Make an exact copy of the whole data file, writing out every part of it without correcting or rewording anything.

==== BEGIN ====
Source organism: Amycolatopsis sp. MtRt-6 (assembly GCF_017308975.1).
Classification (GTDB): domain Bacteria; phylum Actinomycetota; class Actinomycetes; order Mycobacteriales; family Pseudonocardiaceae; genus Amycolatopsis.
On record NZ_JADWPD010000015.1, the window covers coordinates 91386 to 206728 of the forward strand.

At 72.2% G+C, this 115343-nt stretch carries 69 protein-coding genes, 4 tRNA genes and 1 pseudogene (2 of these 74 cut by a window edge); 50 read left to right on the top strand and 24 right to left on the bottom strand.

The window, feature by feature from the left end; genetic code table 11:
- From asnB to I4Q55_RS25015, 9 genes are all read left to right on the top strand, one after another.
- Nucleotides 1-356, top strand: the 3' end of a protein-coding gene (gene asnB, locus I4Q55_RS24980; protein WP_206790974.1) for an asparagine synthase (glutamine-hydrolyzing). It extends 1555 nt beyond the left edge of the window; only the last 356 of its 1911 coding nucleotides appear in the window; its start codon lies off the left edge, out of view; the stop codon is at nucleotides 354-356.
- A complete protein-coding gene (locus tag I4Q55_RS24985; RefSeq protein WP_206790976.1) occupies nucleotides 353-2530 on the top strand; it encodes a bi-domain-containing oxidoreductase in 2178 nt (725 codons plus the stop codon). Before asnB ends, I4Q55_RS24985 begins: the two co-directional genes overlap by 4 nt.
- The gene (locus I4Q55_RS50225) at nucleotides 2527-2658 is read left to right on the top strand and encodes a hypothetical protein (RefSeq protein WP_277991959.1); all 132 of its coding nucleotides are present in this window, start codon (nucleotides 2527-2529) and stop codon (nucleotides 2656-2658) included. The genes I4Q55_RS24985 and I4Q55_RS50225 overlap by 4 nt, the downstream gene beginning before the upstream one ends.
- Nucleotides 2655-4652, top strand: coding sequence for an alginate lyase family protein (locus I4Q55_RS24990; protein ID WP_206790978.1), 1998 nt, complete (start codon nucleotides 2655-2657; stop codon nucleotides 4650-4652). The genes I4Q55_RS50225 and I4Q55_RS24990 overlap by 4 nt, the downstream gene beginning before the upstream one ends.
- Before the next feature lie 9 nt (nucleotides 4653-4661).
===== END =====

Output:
Source organism: Amycolatopsis sp. MtRt-6 (assembly GCF_017308975.1).
Classification (GTDB): domain Bacteria; phylum Actinomycetota; class Actinomycetes; order Mycobacteriales; family Pseudonocardiaceae; genus Amycolatopsis.
On record NZ_JADWPD010000015.1, the window covers coordinates 91386 to 206728 of the forward strand.

At 72.2% G+C, this 115343-nt stretch carries 69 protein-coding genes, 4 tRNA genes and 1 pseudogene (2 of these 74 cut by a window edge); 50 read left to right on the top strand and 24 right to left on the bottom strand.

The window, feature by feature from the left end; genetic code table 11:
- From asnB to I4Q55_RS25015, 9 genes are all read left to right on the top strand, one after another.
- Nucleotides 1-356, top strand: the 3' end of a protein-coding gene (gene asnB, locus I4Q55_RS24980; protein WP_206790974.1) for an asparagine synthase (glutamine-hydrolyzing). It extends 1555 nt beyond the left edge of the window; only the last 356 of its 1911 coding nucleotides appear in the window; its start codon lies off the left edge, out of view; the stop codon is at nucleotides 354-356.
- A complete protein-coding gene (locus tag I4Q55_RS24985; RefSeq protein WP_206790976.1) occupies nucleotides 353-2530 on the top strand; it encodes a bi-domain-containing oxidoreductase in 2178 nt (725 codons plus the stop codon). Before asnB ends, I4Q55_RS24985 begins: the two co-directional genes overlap by 4 nt.
- The gene (locus I4Q55_RS50225) at nucleotides 2527-2658 is read left to right on the top strand and encodes a hypothetical protein (RefSeq protein WP_277991959.1); all 132 of its coding nucleotides are present in this window, start codon (nucleotides 2527-2529) and stop codon (nucleotides 2656-2658) included. The genes I4Q55_RS24985 and I4Q55_RS50225 overlap by 4 nt, the downstream gene beginning before the upstream one ends.
- Nucleotides 2655-4652, top strand: coding sequence for an alginate lyase family protein (locus I4Q55_RS24990; protein ID WP_206790978.1), 1998 nt, complete (start codon nucleotides 2655-2657; stop codon nucleotides 4650-4652). The genes I4Q55_RS50225 and I4Q55_RS24990 overlap by 4 nt, the downstream gene beginning before the upstream one ends.
- Before the next feature lie 9 nt (nucleotides 4653-4661).